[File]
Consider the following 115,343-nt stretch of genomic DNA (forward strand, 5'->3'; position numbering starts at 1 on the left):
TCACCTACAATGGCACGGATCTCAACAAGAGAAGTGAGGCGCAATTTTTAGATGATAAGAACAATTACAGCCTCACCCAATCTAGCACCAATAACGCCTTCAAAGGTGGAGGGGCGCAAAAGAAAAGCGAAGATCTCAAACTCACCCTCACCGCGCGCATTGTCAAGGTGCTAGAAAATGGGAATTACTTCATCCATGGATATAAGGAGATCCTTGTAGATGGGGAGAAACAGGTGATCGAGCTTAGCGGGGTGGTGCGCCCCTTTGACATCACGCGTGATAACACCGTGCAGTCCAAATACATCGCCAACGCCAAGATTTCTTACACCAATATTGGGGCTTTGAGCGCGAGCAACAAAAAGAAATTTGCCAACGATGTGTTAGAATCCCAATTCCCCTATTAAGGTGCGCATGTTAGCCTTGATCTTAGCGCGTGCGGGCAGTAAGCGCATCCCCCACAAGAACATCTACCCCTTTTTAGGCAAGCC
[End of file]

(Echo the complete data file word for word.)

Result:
Consider the following 115,343-nt stretch of genomic DNA (forward strand, 5'->3'; position numbering starts at 1 on the left):
TCACCTACAATGGCACGGATCTCAACAAGAGAAGTGAGGCGCAATTTTTAGATGATAAGAACAATTACAGCCTCACCCAATCTAGCACCAATAACGCCTTCAAAGGTGGAGGGGCGCAAAAGAAAAGCGAAGATCTCAAACTCACCCTCACCGCGCGCATTGTCAAGGTGCTAGAAAATGGGAATTACTTCATCCATGGATATAAGGAGATCCTTGTAGATGGGGAGAAACAGGTGATCGAGCTTAGCGGGGTGGTGCGCCCCTTTGACATCACGCGTGATAACACCGTGCAGTCCAAATACATCGCCAACGCCAAGATTTCTTACACCAATATTGGGGCTTTGAGCGCGAGCAACAAAAAGAAATTTGCCAACGATGTGTTAGAATCCCAATTCCCCTATTAAGGTGCGCATGTTAGCCTTGATCTTAGCGCGTGCGGGCAGTAAGCGCATCCCCCACAAGAACATCTACCCCTTTTTAGGCAAGCC